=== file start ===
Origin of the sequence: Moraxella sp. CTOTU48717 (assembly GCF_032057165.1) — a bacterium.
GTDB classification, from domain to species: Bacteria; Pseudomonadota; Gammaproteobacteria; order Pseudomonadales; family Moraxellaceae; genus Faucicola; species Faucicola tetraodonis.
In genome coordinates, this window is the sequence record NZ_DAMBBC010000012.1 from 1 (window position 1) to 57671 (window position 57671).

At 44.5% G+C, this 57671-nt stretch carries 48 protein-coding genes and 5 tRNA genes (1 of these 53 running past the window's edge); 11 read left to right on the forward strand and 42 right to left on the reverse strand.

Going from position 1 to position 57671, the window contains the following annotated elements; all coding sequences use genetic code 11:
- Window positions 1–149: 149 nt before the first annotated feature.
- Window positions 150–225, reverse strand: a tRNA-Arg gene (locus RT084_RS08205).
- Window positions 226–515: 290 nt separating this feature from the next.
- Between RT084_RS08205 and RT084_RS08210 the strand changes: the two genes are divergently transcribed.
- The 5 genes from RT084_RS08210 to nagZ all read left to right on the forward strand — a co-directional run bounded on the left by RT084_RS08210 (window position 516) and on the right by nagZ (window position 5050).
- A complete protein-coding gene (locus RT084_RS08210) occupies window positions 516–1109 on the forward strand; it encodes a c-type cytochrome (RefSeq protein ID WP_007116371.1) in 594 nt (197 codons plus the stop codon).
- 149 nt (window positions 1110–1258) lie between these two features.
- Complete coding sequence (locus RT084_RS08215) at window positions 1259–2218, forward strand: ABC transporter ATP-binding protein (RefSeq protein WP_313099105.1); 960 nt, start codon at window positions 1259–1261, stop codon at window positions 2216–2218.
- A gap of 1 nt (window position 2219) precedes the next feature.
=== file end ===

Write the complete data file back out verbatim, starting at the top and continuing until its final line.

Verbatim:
Origin of the sequence: Moraxella sp. CTOTU48717 (assembly GCF_032057165.1) — a bacterium.
GTDB classification, from domain to species: Bacteria; Pseudomonadota; Gammaproteobacteria; order Pseudomonadales; family Moraxellaceae; genus Faucicola; species Faucicola tetraodonis.
In genome coordinates, this window is the sequence record NZ_DAMBBC010000012.1 from 1 (window position 1) to 57671 (window position 57671).

At 44.5% G+C, this 57671-nt stretch carries 48 protein-coding genes and 5 tRNA genes (1 of these 53 running past the window's edge); 11 read left to right on the forward strand and 42 right to left on the reverse strand.

Going from position 1 to position 57671, the window contains the following annotated elements; all coding sequences use genetic code 11:
- Window positions 1–149: 149 nt before the first annotated feature.
- Window positions 150–225, reverse strand: a tRNA-Arg gene (locus RT084_RS08205).
- Window positions 226–515: 290 nt separating this feature from the next.
- Between RT084_RS08205 and RT084_RS08210 the strand changes: the two genes are divergently transcribed.
- The 5 genes from RT084_RS08210 to nagZ all read left to right on the forward strand — a co-directional run bounded on the left by RT084_RS08210 (window position 516) and on the right by nagZ (window position 5050).
- A complete protein-coding gene (locus RT084_RS08210) occupies window positions 516–1109 on the forward strand; it encodes a c-type cytochrome (RefSeq protein ID WP_007116371.1) in 594 nt (197 codons plus the stop codon).
- 149 nt (window positions 1110–1258) lie between these two features.
- Complete coding sequence (locus RT084_RS08215) at window positions 1259–2218, forward strand: ABC transporter ATP-binding protein (RefSeq protein WP_313099105.1); 960 nt, start codon at window positions 1259–1261, stop codon at window positions 2216–2218.
- A gap of 1 nt (window position 2219) precedes the next feature.